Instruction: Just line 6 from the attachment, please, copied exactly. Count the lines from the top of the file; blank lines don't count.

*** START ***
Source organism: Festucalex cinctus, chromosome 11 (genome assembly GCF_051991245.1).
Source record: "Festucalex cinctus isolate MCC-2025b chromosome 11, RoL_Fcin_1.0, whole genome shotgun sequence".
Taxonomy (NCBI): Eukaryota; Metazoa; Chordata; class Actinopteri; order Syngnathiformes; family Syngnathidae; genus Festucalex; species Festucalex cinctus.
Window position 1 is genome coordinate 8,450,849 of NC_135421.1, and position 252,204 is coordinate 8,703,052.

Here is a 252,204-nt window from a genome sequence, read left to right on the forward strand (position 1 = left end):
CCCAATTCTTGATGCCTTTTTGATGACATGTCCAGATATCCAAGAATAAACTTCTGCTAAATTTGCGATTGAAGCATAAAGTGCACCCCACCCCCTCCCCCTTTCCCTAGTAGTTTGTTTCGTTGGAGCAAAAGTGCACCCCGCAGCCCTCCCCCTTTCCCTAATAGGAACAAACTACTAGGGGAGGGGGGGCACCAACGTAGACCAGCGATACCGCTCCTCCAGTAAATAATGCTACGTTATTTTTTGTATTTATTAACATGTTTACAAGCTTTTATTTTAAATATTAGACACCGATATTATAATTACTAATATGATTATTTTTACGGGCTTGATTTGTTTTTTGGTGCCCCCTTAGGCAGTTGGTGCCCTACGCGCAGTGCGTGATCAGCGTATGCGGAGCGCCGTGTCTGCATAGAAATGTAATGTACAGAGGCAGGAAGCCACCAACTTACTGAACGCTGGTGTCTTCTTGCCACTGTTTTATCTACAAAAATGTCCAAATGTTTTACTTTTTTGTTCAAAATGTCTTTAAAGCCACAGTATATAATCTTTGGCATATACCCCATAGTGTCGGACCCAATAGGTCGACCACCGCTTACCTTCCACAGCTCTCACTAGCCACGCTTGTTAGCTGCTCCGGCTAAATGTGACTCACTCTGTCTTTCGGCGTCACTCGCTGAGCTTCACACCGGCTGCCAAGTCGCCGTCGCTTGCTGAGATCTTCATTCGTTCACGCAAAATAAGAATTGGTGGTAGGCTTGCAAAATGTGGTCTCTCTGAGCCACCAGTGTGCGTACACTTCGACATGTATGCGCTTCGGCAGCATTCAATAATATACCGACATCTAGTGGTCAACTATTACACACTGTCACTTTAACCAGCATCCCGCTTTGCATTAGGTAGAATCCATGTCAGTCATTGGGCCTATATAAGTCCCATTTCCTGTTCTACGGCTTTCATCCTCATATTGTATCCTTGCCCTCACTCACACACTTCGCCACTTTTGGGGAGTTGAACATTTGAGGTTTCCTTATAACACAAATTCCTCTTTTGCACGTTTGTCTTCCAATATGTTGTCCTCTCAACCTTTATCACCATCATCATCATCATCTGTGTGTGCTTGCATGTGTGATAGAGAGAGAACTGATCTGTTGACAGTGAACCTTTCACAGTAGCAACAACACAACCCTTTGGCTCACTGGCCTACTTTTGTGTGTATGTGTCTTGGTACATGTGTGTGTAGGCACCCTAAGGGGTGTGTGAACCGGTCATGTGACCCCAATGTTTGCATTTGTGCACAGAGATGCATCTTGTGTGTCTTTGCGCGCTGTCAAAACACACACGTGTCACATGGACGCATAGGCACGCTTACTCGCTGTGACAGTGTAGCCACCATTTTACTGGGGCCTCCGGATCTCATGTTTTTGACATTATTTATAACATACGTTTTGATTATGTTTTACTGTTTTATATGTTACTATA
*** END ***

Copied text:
CCCAATTCTTGATGCCTTTTTGATGACATGTCCAGATATCCAAGAATAAACTTCTGCTAAATTTGCGATTGAAGCATAAAGTGCACCCCACCCCCTCCCCCTTTCCCTAGTAGTTTGTTTCGTTGGAGCAAAAGTGCACCCCGCAGCCCTCCCCCTTTCCCTAATAGGAACAAACTACTAGGGGAGGGGGGGCACCAACGTAGACCAGCGATACCGCTCCTCCAGTAAATAATGCTACGTTATTTTTTGTATTTATTAACATGTTTACAAGCTTTTATTTTAAATATTAGACACCGATATTATAATTACTAATATGATTATTTTTACGGGCTTGATTTGTTTTTTGGTGCCCCCTTAGGCAGTTGGTGCCCTACGCGCAGTGCGTGATCAGCGTATGCGGAGCGCCGTGTCTGCATAGAAATGTAATGTACAGAGGCAGGAAGCCACCAACTTACTGAACGCTGGTGTCTTCTTGCCACTGTTTTATCTACAAAAATGTCCAAATGTTTTACTTTTTTGTTCAAAATGTCTTTAAAGCCACAGTATATAATCTTTGGCATATACCCCATAGTGTCGGACCCAATAGGTCGACCACCGCTTACCTTCCACAGCTCTCACTAGCCACGCTTGTTAGCTGCTCCGGCTAAATGTGACTCACTCTGTCTTTCGGCGTCACTCGCTGAGCTTCACACCGGCTGCCAAGTCGCCGTCGCTTGCTGAGATCTTCATTCGTTCACGCAAAATAAGAATTGGTGGTAGGCTTGCAAAATGTGGTCTCTCTGAGCCACCAGTGTGCGTACACTTCGACATGTATGCGCTTCGGCAGCATTCAATAATATACCGACATCTAGTGGTCAACTATTACACACTGTCACTTTAACCAGCATCCCGCTTTGCATTAGGTAGAATCCATGTCAGTCATTGGGCCTATATAAGTCCCATTTCCTGTTCTACGGCTTTCATCCTCATATTGTATCCTTGCCCTCACTCACACACTTCGCCACTTTTGGGGAGTTGAACATTTGAGGTTTCCTTATAACACAAATTCCTCTTTTGCACGTTTGTCTTCCAATATGTTGTCCTCTCAACCTTTATCACCATCATCATCATCATCTGTGTGTGCTTGCATGTGTGATAGAGAGAGAACTGATCTGTTGACAGTGAACCTTTCACAGTAGCAACAACACAACCCTTTGGCTCACTGGCCTACTTTTGTGTGTATGTGTCTTGGTACATGTGTGTGTAGGCACCCTAAGGGGTGTGTGAACCGGTCATGTGACCCCAATGTTTGCATTTGTGCACAGAGATGCATCTTGTGTGTCTTTGCGCGCTGTCAAAACACACACGTGTCACATGGACGCATAGGCACGCTTACTCGCTGTGACAGTGTAGCCACCATTTTACTGGGGCCTCCGGATCTCATGTTTTTGACATTATTTATAACATACGTTTTGATTATGTTTTACTGTTTTATATGTTACTATA